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    I still haven't made it to any of the more distant shops yet, but I did make another trip to the local one yesterday. A few of the 2014s are starting to trickle in. (And wouldn't you know it, now they have a 29er version of the same bike I just bought last month, and with a price tag of just under 2K. Now I'm kicking myself for not waiting to see what the new inventory was going to offer!!!)

    But once again, the shop owner was doing his best to dissuade me from buying a full-suspension bike for my wife. He says the rear-suspension isn't going to do her any real favors, and is going to add weight and cost a whole lot more. I'm still torn down the middle, as I want her to ride comfortable and confident. But the price is a big factor. A real big one. And I feel like I can get a lot more bike (and have something left over for upgrades) with a hardtail. They have a base model 2014 Cali in the shop now. Black and pink, nice big 29" wheels, disc brakes... all for under $600. And the shop owner tells me there's a shim I can use to make her narrower suspension seat post from her Navigator fit on the new bike so she can still have a little springy comfort back there on the hardtail. I'm going to try to drag the wife down there maybe tomorrow or sometime next week to sit her butt on it and see what she thinks. If she likes the way it rides, and we can figure out a size for her, I think I am likely to place an order for the Cali S (I still haven't seen the 2014 specs yet, but I know I liked the S model of the 2013 model). I don't know what their price is going to be, but I imagine it will be around $850 going by how the base model is priced and looking at last year's prices on the site. That makes it a much safer investment if she doesn't take a liking to this. Much easier to take a loss reselling a Cali than a Lush or a Fuel, although I really hope it doesn't come to that.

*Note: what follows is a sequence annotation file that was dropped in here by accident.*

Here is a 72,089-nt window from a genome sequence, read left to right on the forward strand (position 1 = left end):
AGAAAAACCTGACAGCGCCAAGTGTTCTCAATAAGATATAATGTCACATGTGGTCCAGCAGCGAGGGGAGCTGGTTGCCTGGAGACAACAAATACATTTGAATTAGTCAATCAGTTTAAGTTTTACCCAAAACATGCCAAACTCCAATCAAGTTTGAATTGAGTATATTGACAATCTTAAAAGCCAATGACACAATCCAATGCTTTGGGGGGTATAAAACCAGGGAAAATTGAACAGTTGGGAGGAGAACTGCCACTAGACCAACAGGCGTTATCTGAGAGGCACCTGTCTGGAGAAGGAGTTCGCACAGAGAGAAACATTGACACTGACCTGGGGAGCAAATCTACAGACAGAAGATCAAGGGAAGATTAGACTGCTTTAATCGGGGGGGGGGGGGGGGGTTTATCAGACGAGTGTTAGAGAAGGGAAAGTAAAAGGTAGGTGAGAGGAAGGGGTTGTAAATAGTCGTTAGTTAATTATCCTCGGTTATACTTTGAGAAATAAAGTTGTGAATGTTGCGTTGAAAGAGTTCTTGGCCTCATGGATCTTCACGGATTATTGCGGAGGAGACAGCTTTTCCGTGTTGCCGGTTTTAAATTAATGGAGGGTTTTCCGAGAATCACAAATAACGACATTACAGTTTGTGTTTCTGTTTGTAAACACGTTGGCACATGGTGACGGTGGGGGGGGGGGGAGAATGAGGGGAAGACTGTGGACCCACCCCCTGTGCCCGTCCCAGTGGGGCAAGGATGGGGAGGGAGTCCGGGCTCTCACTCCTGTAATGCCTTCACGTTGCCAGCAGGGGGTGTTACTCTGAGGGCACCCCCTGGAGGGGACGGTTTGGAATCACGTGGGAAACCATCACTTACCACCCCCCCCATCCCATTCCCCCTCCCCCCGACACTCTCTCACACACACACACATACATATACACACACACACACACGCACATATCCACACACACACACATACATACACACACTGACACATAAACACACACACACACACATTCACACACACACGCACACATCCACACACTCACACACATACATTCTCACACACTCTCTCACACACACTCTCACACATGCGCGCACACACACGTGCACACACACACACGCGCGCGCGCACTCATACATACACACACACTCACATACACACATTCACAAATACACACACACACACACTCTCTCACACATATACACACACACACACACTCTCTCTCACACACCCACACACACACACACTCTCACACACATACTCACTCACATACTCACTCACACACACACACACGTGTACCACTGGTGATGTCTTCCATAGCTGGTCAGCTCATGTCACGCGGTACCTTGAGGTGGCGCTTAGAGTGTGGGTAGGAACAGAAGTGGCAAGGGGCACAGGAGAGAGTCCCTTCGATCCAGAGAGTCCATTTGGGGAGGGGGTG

10. #10
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    Here is what I did for my wife to great success. Sometimes your mate just falls outside all available options and you go the extra mile.

    My wife is predisposed to joint problems and bone issues. She has Lukie Rods in her back to correct severe spinal issues. She has had a bilateral knee replacement and triple Arthrodosis of both feet (total heel/midfoot/big toe fusion). In addition she has very little proprioception or extroception. She walks with the aid of a cane, is petite and a little overweight. The fact that she can even ride is a miracle in my opinion and a nightmare to find a bike. To add to the stack she is an IT exec and likes quality.

    I started with a 2012 Trek 7300 WSD that she could ride but the hybrid bike turned out to be cumbersome and difficult to get started even though its a fairly low stepthrough frame. My concern all along has been one of her falling. She cannot get up off the ground without serious assistance, patience and time. I wanted the ultimate in stability and every advantage I could find.

    I finally gave up and converted her hybrid bike damned the warranty. The bike I made is highly modified from the original Trek 7300 WSD. First I took the 700c wheels off and replaced them with 26" Specialized Roval Control wheels with DT Swiss 240 hubs and stainless tapered spokes. I went with Specialized FastTrak 2.2 tires running as tubeless. This setup lowered the bottom bracket by 2.4 cm. I fixed that with 153 mm cranks and oval 48-38-28 chain rings. Oval chain rings are easier on the knees.

    I then replaced the 8 gear 12-32 cassette with a Sram 980 9 speed cassette and new 9 speed 970 chain. Because she has a lot of arthritis in her thumbs I went with Scram Centera 9 speed Shimano compatible grip shifters. The V brake problem I solved by installing Avid BB7 mechanical disk brakes, 180mm rotor front and 160 rear. I had to machine a special bracket to adapt the rear brake caliper since the frame is not disk brake compatible and I didn't like the aftermarket adapters available.

    I got rid of the comfy cushy wide seat and had her fitted with a Specialized WSD Dolce saddle 155mm width. We got rid of the heavy useless suspension seat post and replaced it with a KS Lev 125mm dropper seat post with handle bar remote activation. Now she can literally walk over the back of the bike or step through for exit and entry. She can place her feet on the ground to get started and then raise the seat to full height for a good (Not aft) pedalling position.

    To hold all the goodies I replaced the heavy ajustable stem and comfort bars with a Gravity 50mm X 6 deg all mountain stem and EC 70 XC low rise carbon handle bars.

    The bike went from 33+ lbs to just under 26 lbs even though I left the gawd awful kick stand on the bike (thing must weigh a pound)